I recently went on a business trip to Puerto Rico visiting 8 cities from one end of the island to the other. Along the way, we took photos of odd creatures here and there that could possibly be related to the Chupacabra. But it has me thinking, maybe I should take my son on a road trip where we go legend-hunting. He is young enough that he won’t be embarrassed to legend-trip with his mom. We can even read Mark Twain’s The Adventures of Tom Sawyer, as preparation for the trip. We can read about Tom’s visit the haunted houses and caves. But what better way to make Mark Twain’s words come alive than to go legend-tripping. We can go in search of the Chupacabra and its various incarnations.
Speaking of such an incarnation, I was thinking we could go legend/road tripping down to Kentucky where we can meet a relative of the Chupacabra.
Deep in the shadows of the Norfolk Southern Railway’s 100-foot-high train trestle over Pope Lick Creek of Floyd’s Fork (a tributary of the Salt River) in the Fisherville neighborhood of Louisville, Kentucky is the rumored home to a ghastly supernatural horror, dubbed the Pope Lick Monster in the 1940’s. Floyd’s Fork itself has a somewhat grizzly history, including the 1781 Long Run Massacre, where settlers at a fort called Painted Stone Station, led by Squire Boone (brother of famous American pioneer Daniel Boone), informed of an impending Shawnee Indian raid led by British Captain Alexander Mckee, attempted to flee to a better fortified and manned Lynn Station nearby, but were ambushed eight miles from the station, and massacred. The last Indian massacre in Kentucky occurred near Floyd’s Fork in 1789 when the family of Richard Chenoweth (three children, and the two soldiers guarding them were killed), and Mrs. Chenoweth was scalped and left for dead. In 1862, during the American Civil War, Confederate and Union forces skirmished along Floyd’s Fork.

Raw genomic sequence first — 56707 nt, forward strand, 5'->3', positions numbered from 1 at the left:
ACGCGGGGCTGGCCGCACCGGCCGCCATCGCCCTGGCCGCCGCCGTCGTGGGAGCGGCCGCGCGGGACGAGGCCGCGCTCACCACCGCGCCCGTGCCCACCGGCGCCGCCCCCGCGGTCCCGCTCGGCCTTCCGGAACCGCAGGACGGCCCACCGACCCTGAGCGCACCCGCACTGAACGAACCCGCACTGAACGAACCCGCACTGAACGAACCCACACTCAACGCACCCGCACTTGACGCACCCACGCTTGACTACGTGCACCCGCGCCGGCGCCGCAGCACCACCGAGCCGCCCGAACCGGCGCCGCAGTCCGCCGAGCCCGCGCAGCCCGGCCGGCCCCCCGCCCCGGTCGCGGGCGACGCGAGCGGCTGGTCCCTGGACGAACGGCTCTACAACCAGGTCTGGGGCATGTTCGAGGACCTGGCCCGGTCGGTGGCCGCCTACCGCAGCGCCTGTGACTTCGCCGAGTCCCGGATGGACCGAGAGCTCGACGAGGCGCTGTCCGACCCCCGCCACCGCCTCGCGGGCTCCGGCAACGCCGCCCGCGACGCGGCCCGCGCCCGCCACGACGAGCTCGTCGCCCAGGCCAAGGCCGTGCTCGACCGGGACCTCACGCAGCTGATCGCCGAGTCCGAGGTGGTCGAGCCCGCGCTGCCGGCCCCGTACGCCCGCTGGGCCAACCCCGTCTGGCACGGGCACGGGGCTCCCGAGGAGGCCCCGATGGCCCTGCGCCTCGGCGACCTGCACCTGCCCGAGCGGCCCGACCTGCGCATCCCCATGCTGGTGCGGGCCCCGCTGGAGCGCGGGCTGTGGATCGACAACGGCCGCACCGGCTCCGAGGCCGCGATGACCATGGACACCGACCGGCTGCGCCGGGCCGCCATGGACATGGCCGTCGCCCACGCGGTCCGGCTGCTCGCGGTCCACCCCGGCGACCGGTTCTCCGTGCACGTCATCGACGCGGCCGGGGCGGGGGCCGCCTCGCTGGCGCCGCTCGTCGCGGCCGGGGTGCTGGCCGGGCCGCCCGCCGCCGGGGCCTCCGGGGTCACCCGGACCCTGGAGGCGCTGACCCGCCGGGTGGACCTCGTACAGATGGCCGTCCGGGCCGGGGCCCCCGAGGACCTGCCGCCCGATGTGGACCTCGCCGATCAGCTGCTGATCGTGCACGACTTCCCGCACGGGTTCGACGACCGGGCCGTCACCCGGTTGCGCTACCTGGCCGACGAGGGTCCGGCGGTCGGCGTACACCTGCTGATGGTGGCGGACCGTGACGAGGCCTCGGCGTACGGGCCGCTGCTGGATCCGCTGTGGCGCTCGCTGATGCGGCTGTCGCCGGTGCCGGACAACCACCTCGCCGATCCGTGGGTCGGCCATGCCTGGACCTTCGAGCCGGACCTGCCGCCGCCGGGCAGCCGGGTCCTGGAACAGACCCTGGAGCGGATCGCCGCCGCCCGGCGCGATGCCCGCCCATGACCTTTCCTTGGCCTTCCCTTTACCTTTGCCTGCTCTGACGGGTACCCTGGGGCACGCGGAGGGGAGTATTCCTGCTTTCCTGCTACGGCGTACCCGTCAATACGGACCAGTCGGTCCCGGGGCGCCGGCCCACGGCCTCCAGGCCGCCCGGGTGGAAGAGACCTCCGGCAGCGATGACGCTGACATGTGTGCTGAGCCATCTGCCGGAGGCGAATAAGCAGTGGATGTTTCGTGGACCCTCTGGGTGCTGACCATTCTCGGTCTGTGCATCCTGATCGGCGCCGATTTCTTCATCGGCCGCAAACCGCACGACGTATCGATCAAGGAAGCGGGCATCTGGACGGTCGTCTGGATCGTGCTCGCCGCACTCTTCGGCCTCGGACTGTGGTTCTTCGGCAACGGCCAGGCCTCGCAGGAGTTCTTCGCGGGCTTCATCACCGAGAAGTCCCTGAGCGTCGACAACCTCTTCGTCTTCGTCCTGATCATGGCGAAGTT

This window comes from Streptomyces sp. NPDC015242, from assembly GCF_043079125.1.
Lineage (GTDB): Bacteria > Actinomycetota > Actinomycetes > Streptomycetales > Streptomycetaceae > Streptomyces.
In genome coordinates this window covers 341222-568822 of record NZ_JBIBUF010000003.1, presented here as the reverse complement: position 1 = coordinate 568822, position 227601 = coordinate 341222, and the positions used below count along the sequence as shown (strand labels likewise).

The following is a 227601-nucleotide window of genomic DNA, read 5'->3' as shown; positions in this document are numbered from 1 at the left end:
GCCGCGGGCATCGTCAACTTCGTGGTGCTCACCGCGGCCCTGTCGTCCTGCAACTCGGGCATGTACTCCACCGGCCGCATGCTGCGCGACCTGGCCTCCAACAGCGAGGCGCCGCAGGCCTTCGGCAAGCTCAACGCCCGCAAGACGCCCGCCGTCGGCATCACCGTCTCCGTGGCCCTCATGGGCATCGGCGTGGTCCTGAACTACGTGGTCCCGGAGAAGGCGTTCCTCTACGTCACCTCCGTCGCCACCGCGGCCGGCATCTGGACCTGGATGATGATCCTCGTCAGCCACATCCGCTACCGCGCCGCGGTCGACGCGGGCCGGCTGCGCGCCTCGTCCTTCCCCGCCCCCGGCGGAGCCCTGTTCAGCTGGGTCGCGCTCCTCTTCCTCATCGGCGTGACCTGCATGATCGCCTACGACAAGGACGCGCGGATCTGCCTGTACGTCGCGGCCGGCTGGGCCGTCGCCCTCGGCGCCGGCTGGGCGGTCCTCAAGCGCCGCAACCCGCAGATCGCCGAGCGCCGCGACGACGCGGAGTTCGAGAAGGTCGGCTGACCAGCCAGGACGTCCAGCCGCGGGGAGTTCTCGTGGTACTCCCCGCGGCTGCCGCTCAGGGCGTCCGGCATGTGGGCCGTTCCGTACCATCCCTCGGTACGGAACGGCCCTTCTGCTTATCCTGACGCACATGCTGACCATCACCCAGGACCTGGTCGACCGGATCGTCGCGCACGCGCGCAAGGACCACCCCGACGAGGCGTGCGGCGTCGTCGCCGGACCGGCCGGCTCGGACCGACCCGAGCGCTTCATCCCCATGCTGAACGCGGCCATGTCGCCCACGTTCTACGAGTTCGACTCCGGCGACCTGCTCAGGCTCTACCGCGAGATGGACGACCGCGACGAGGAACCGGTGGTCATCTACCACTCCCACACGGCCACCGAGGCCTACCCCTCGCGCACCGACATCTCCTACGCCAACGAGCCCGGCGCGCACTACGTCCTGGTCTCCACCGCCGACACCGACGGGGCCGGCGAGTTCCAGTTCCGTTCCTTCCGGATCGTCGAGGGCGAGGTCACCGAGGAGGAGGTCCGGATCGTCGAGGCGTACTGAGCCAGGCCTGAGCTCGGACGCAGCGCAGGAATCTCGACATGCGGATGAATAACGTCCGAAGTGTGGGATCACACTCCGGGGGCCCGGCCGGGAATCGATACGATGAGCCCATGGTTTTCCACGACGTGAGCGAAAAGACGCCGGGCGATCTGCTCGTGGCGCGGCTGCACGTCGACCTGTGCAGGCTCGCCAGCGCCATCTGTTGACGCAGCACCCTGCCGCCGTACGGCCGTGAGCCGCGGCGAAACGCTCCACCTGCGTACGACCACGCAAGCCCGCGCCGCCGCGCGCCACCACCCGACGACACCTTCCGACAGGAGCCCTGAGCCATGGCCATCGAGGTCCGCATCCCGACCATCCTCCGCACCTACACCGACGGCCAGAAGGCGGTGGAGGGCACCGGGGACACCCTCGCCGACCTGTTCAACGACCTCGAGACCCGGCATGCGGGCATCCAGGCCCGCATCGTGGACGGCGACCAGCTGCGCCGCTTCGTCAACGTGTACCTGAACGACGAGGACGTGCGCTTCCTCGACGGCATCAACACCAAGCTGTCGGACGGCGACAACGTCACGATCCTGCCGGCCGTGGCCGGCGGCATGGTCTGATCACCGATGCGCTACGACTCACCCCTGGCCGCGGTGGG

Accounts of the Pope Lick Monster (dating primarily from the 1940’s and 1950’s) describe it as a grotesque human-goat hybrid, much like the satyr of Greek mythology. It is said to have fur-covered goat legs, an alabaster skinned face, an aquiline nose, wide set eyes, and horns poking from greasy hair. Opinions vary, but the Pope Lick Monster is said to lure victims onto the train trestle using hypnosis, voice mimicry, or driving them through fear to jump in front of oncoming trains or off the bridge into the water below. A number of accidents have occurred on the train trestle since its construction, and many of these have been ultimately attributed to the Pope Lick Monster, the story of whose origins range from being the progeny resulting unspeakable acts between a farmer and a presumably unwilling Capra aegagrus hircus (a domesticated goat), a mistreated circus freak, a reanimated corpse derived from a satanic ritual involving the sacrifice of something bovine, or an old chemist deformed in an explosion.